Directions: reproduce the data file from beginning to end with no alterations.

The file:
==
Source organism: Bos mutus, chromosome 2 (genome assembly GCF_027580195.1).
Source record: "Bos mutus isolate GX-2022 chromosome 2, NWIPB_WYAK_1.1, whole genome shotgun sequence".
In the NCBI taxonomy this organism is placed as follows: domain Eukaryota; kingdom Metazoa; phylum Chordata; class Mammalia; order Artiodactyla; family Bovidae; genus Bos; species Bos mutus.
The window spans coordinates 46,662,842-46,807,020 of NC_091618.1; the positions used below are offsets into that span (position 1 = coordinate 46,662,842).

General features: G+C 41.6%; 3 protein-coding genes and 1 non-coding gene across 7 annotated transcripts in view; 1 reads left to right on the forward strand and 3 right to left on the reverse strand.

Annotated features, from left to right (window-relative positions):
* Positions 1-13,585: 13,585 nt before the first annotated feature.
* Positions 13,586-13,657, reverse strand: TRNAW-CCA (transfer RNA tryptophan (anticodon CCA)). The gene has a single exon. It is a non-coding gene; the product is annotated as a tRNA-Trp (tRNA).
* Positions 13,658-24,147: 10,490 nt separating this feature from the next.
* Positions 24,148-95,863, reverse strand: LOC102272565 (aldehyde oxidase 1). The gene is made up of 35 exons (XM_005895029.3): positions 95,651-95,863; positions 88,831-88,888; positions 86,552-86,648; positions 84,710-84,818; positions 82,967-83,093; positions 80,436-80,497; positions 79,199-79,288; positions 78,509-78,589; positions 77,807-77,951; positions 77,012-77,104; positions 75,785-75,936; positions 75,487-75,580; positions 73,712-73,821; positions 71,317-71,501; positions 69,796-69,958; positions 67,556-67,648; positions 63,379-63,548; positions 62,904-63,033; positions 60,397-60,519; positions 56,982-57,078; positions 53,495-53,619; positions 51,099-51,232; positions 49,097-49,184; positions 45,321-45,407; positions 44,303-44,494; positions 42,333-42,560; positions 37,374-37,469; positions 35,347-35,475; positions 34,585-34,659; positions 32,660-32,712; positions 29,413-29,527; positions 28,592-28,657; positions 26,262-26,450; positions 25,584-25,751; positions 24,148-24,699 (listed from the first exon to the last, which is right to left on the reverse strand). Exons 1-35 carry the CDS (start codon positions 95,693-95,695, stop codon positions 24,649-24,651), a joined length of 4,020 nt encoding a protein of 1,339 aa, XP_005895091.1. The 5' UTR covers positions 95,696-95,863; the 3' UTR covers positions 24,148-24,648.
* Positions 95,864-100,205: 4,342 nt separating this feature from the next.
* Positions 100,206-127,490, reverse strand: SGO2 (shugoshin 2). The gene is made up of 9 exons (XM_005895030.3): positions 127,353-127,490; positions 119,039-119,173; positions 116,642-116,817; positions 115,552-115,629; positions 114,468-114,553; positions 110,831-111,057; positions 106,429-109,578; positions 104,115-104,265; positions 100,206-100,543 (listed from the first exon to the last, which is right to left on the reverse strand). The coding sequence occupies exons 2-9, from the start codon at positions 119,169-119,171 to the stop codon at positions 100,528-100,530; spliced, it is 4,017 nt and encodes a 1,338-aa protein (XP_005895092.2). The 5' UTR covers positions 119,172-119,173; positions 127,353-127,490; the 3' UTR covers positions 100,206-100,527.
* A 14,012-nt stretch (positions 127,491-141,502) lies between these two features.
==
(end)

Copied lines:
Source organism: Bos mutus, chromosome 2 (genome assembly GCF_027580195.1).
Source record: "Bos mutus isolate GX-2022 chromosome 2, NWIPB_WYAK_1.1, whole genome shotgun sequence".
In the NCBI taxonomy this organism is placed as follows: domain Eukaryota; kingdom Metazoa; phylum Chordata; class Mammalia; order Artiodactyla; family Bovidae; genus Bos; species Bos mutus.
The window spans coordinates 46,662,842-46,807,020 of NC_091618.1; the positions used below are offsets into that span (position 1 = coordinate 46,662,842).

General features: G+C 41.6%; 3 protein-coding genes and 1 non-coding gene across 7 annotated transcripts in view; 1 reads left to right on the forward strand and 3 right to left on the reverse strand.

Annotated features, from left to right (window-relative positions):
* Positions 1-13,585: 13,585 nt before the first annotated feature.
* Positions 13,586-13,657, reverse strand: TRNAW-CCA (transfer RNA tryptophan (anticodon CCA)). The gene has a single exon. It is a non-coding gene; the product is annotated as a tRNA-Trp (tRNA).
* Positions 13,658-24,147: 10,490 nt separating this feature from the next.
* Positions 24,148-95,863, reverse strand: LOC102272565 (aldehyde oxidase 1). The gene is made up of 35 exons (XM_005895029.3): positions 95,651-95,863; positions 88,831-88,888; positions 86,552-86,648; positions 84,710-84,818; positions 82,967-83,093; positions 80,436-80,497; positions 79,199-79,288; positions 78,509-78,589; positions 77,807-77,951; positions 77,012-77,104; positions 75,785-75,936; positions 75,487-75,580; positions 73,712-73,821; positions 71,317-71,501; positions 69,796-69,958; positions 67,556-67,648; positions 63,379-63,548; positions 62,904-63,033; positions 60,397-60,519; positions 56,982-57,078; positions 53,495-53,619; positions 51,099-51,232; positions 49,097-49,184; positions 45,321-45,407; positions 44,303-44,494; positions 42,333-42,560; positions 37,374-37,469; positions 35,347-35,475; positions 34,585-34,659; positions 32,660-32,712; positions 29,413-29,527; positions 28,592-28,657; positions 26,262-26,450; positions 25,584-25,751; positions 24,148-24,699 (listed from the first exon to the last, which is right to left on the reverse strand). Exons 1-35 carry the CDS (start codon positions 95,693-95,695, stop codon positions 24,649-24,651), a joined length of 4,020 nt encoding a protein of 1,339 aa, XP_005895091.1. The 5' UTR covers positions 95,696-95,863; the 3' UTR covers positions 24,148-24,648.
* Positions 95,864-100,205: 4,342 nt separating this feature from the next.
* Positions 100,206-127,490, reverse strand: SGO2 (shugoshin 2). The gene is made up of 9 exons (XM_005895030.3): positions 127,353-127,490; positions 119,039-119,173; positions 116,642-116,817; positions 115,552-115,629; positions 114,468-114,553; positions 110,831-111,057; positions 106,429-109,578; positions 104,115-104,265; positions 100,206-100,543 (listed from the first exon to the last, which is right to left on the reverse strand). The coding sequence occupies exons 2-9, from the start codon at positions 119,169-119,171 to the stop codon at positions 100,528-100,530; spliced, it is 4,017 nt and encodes a 1,338-aa protein (XP_005895092.2). The 5' UTR covers positions 119,172-119,173; positions 127,353-127,490; the 3' UTR covers positions 100,206-100,527.
* A 14,012-nt stretch (positions 127,491-141,502) lies between these two features.